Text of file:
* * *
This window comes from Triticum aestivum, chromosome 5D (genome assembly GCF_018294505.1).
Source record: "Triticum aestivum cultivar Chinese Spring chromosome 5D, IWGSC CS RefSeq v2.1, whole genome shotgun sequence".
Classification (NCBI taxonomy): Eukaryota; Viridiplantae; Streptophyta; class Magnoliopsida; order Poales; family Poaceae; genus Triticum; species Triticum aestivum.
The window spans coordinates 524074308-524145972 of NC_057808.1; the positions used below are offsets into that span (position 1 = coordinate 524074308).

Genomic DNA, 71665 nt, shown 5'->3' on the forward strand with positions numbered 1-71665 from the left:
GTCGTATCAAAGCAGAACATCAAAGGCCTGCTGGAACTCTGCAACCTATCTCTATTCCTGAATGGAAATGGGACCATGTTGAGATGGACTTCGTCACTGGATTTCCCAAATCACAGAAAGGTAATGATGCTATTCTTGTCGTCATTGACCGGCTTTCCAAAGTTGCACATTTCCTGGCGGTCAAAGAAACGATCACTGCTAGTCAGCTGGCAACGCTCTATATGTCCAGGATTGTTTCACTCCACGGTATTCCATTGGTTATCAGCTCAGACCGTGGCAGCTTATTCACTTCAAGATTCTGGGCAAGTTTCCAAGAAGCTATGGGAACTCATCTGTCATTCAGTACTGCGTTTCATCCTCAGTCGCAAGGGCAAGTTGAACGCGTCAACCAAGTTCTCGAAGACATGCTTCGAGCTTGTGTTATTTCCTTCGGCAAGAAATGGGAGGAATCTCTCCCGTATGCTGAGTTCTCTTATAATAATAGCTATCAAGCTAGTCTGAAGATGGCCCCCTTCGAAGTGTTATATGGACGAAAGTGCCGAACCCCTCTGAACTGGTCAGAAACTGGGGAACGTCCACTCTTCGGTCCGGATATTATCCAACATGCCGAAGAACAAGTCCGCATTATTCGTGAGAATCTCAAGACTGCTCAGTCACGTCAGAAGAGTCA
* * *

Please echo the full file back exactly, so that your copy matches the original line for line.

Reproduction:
This window comes from Triticum aestivum, chromosome 5D (genome assembly GCF_018294505.1).
Source record: "Triticum aestivum cultivar Chinese Spring chromosome 5D, IWGSC CS RefSeq v2.1, whole genome shotgun sequence".
Classification (NCBI taxonomy): Eukaryota; Viridiplantae; Streptophyta; class Magnoliopsida; order Poales; family Poaceae; genus Triticum; species Triticum aestivum.
The window spans coordinates 524074308-524145972 of NC_057808.1; the positions used below are offsets into that span (position 1 = coordinate 524074308).

Genomic DNA, 71665 nt, shown 5'->3' on the forward strand with positions numbered 1-71665 from the left:
GTCGTATCAAAGCAGAACATCAAAGGCCTGCTGGAACTCTGCAACCTATCTCTATTCCTGAATGGAAATGGGACCATGTTGAGATGGACTTCGTCACTGGATTTCCCAAATCACAGAAAGGTAATGATGCTATTCTTGTCGTCATTGACCGGCTTTCCAAAGTTGCACATTTCCTGGCGGTCAAAGAAACGATCACTGCTAGTCAGCTGGCAACGCTCTATATGTCCAGGATTGTTTCACTCCACGGTATTCCATTGGTTATCAGCTCAGACCGTGGCAGCTTATTCACTTCAAGATTCTGGGCAAGTTTCCAAGAAGCTATGGGAACTCATCTGTCATTCAGTACTGCGTTTCATCCTCAGTCGCAAGGGCAAGTTGAACGCGTCAACCAAGTTCTCGAAGACATGCTTCGAGCTTGTGTTATTTCCTTCGGCAAGAAATGGGAGGAATCTCTCCCGTATGCTGAGTTCTCTTATAATAATAGCTATCAAGCTAGTCTGAAGATGGCCCCCTTCGAAGTGTTATATGGACGAAAGTGCCGAACCCCTCTGAACTGGTCAGAAACTGGGGAACGTCCACTCTTCGGTCCGGATATTATCCAACATGCCGAAGAACAAGTCCGCATTATTCGTGAGAATCTCAAGACTGCTCAGTCACGTCAGAAGAGTCA